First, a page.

Experiment 11 - CloudEcho: Cloudified analysis of multi-sensorial data for optimised manufacturing
Hard metal industry manufactures high precision (order of μm), hard metal tools and parts for heavy duty and critical applications in fields such as mining, oil drilling, surgical instruments and industrial cutting tools. The raw material used is Tungsten Carbide (WC) given its superior mechanical and chemical properties over steel and aluminium alloys. In each production phase, the part is manually inspected for dimensional or structural defects (e.g. geometry deviation, crack and pores). Any of these, depending on the phase it occurred, leads to rejection of the part. CloudEcho aims to optimize this process by the cloudification and automation of inspection and defect prediction.
To this end, Deep Neural Networks (DNNs) will be deployed for analysing data from;
i) shop-floor sensors on processing machines measuring vibration, temperature and energy consumption,
ii) micro-profilometer scans, capturing the surface geometry of processed parts with high accuracy (below 5 micro-meters), and
iii) ultra sound scans, non-destructively penetrating the inner structure of processed parts, allowing the detection of internal defects and the inspection of non-accessible areas (e.g. cavities, small holes) that cannot be manually examined.
In a nutshell, the main question that CloudEcho addresses is whether a manufacturing process in the hard metal industry can advance from manual inspection and production planning to automated tools for the defect detection and prediction. From a scientific point of view, the novelty of CloudEcho lies on the deployment of deep learning techniques for the cloud analysis of multimodal sensory signals and particularly in the combination of ultrasound and microprofilometry scans for the identification of defects in the internal structure of hard metal parts that will drastically improve the robustness and reliability of produced items. The potential of the proposed technology will be verified early on the lifecycle of the experiment, after the first round of data collection completes and initial experiments are conducted on whether defects (even internal/hidden ones) can be identified.
The process that with CloudEcho the experiment wants to achieve is divided in three blocks:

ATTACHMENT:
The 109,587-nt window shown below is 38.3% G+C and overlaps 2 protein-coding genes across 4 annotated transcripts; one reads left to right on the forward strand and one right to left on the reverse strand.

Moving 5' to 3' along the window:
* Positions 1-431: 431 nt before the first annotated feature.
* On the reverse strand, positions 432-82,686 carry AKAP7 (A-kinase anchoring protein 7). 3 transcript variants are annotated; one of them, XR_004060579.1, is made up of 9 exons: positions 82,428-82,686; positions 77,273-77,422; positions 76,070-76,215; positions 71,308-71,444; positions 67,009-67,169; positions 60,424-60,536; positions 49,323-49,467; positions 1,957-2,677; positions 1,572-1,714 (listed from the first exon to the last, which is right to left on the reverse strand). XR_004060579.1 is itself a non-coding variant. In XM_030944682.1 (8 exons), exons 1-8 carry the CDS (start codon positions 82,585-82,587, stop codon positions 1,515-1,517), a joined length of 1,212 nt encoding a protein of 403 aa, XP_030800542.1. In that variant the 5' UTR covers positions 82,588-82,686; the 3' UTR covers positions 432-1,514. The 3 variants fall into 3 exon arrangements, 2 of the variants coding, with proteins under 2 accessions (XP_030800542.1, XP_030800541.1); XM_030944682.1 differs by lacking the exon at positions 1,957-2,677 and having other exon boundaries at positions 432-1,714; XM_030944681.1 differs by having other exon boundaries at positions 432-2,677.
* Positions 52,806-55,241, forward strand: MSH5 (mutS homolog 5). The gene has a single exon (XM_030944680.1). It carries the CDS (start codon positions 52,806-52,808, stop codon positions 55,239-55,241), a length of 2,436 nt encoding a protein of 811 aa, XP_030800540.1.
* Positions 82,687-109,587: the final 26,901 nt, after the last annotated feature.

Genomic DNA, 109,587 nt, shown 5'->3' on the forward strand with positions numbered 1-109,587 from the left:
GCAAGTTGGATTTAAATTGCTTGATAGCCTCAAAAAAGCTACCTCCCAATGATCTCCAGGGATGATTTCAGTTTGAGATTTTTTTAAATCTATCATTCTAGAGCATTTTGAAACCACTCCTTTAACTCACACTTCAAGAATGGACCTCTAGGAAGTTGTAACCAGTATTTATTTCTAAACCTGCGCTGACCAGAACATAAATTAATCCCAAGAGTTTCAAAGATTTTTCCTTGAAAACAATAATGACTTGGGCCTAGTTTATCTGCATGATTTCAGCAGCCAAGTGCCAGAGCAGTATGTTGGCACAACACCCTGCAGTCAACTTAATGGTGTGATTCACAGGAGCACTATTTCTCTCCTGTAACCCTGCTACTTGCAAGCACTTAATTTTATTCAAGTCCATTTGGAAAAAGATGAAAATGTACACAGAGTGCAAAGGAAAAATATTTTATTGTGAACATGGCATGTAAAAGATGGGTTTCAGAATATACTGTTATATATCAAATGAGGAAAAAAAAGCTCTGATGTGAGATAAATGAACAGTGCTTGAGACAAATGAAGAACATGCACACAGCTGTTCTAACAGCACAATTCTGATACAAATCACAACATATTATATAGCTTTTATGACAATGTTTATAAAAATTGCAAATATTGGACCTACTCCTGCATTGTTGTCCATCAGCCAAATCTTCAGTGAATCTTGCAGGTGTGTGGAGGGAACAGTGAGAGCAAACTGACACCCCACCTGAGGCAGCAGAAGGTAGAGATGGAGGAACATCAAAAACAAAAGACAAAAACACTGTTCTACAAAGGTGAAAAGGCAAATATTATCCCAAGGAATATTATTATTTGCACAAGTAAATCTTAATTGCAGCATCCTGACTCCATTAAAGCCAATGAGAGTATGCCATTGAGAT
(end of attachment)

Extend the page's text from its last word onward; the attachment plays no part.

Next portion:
- The first block will collect data from three sources: the micro-profilometry surface scans, ultra sound volume scans and the shop-floor sensor data.
- The second block will joint the multimodal analysis based on Deep Learning
- And the third block will show the visualization and early user notification
The economic impact of CloudEcho can be pinpointed to the following:
- Production time savings from preventing defects through prediction and not allowing defective parts to propagate in the manufacturing process. Depending on the stage of processing, the cost of the part is from about 50 to 75% of the total, so a loss of remaining value of 25 to 50% is expected.
- Reduced personnel costs, due to automated rather than manual defect inspection.. An estimated 3-5% of the total cost is due to manual inspection throughout the entire production line.
- Identified defects that couldn’t be manually detected. Here the lost cost of the part could be in the range of 50 to 100% the total value of the part.
- Energy savings stemming from fewer parts having to be reworked and from fewer scrap parts having to be dissolved. From 10 to 12% is the expected added value of energy to the cost of each part.
- Savings in raw material (WC powder) due to reduce rate of scrap parts. The cost is manifold and includes reprocessing of powder (milling, spray drying and green machining) and opportunity costs of having to reallocate resources to produce replacement parts.
CloudEcho experiment created an automated quality inspection system based on deep neural networks for the hard metal industry. The system makes early detection of defects possible before a defect is replicated in several parts.
CloudEcho experiment further was able to identify the machine deterioration from the 1st defective part. This allows the maintenance of equipment and avoid producing more defective part and translates to don’t have to reproduce parts, sparing energy and raw materials.
- The developed models achieve accuracy higher than 75%.
- The microprofilometer model achieved general accuracy 77.78%.
- The ultrasound model achieved general accuracy 83.33%.
- The fusion model scored an accuracy of 88.24%.
“CloudEcho optimizes the production system and decreases the reproduction of defects in an accurate and solid way.”
Athanasios Kotsiopoulos, Research Assistant at ITI, Greece.